Add something that is missing 

Maybe you have a desire to pray more or read the Bible more or even take one day a week and rest from work. Lent is an opportunity to add those things into your life that might be missing. It could be daily prayer time, or bible reading (see our Today devotional!) It could be family devotions at the table instead of meals in front of the TV. Additions can have a deep impact on your daily walk with God.

Explore a characteristic of God

God is so many things. He is love and justice and mercy and so much more that we may have only begun to understand. Last year I read Genesis 1:1 and realized that the first thing we learn about God in the Bible is that he is creative. I am not a creative person, and felt like I needed to learn more about our creative God. So I committed to doing one act of creativity each day. I learned so much about God and about who he created me to be during those 40 days of creativity. I learned to rely on him for opportunities to be creative. I also learned to rely on God for affirmation and not on myself or others. I loved learning about our creative God so much that I have continued to do creative things much more regularly than I used to as a way to express who our creative God is and who he created me to be. Maybe you want to explore God’s justice. Commit to doing an act of service or justice each day throughout Lent and see what God teaches you about his character. Explore God's characteristics as a family and look for ways that you can reflect his image to your community.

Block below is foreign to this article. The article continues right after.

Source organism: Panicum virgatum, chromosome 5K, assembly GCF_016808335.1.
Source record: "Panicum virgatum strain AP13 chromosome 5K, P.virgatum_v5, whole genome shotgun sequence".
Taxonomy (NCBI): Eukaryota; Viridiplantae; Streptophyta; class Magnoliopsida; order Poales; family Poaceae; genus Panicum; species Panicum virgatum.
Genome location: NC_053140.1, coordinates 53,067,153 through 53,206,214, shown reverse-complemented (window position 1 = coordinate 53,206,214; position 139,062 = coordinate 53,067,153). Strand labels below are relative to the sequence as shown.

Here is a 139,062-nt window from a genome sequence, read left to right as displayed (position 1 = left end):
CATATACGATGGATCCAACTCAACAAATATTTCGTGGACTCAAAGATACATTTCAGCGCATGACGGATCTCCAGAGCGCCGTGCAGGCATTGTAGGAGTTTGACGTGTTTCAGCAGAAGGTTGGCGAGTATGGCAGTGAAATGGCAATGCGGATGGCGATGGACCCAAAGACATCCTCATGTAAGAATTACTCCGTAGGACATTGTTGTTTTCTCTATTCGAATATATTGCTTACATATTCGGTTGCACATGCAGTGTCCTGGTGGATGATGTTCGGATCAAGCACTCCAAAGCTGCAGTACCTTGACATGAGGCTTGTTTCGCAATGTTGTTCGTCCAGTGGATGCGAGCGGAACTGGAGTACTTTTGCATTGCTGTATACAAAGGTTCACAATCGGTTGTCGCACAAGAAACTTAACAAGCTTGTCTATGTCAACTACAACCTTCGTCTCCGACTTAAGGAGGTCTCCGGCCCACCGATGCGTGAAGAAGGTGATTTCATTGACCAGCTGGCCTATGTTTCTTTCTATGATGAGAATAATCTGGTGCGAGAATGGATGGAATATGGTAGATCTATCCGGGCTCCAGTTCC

Ask a question each day 

Maybe your Lent commitment is as simple as asking God each day what he wants to show you about himself or about who he created you to be or what your place is in the world. Commit to asking God each day a specific question and then listen for his answer. Pray this together as a family each morning and talk about your God sightings at the end of the day.

Participate together 

Talk together about how your family might give up a distraction or pick up a spiritual practice that helps your family to see Jesus more clearly this year. Maybe your family can spend time together each day in prayer using a page of your school or church directory to pray for the people in your life. Turn off the TV early and take time to read through one of the gospels during Lent to hear God's story together. There are lots of ways to get intentional about getting close to God.

Walk with God 

Changing something small in our lives throughout the season of Lent can lead to big changes in our walk with God. Our fast paced lives tend to lead us away from God and not towards him. Making some small change of pace by getting rid of something that hinders us or adding something that teaches us can lead to a big impact on our life with God. I’m excited to learn more about who God is and what he did for me in the life, death, and resurrection of Jesus Christ this Lenten season. I pray your family will grow closer to him this season as well.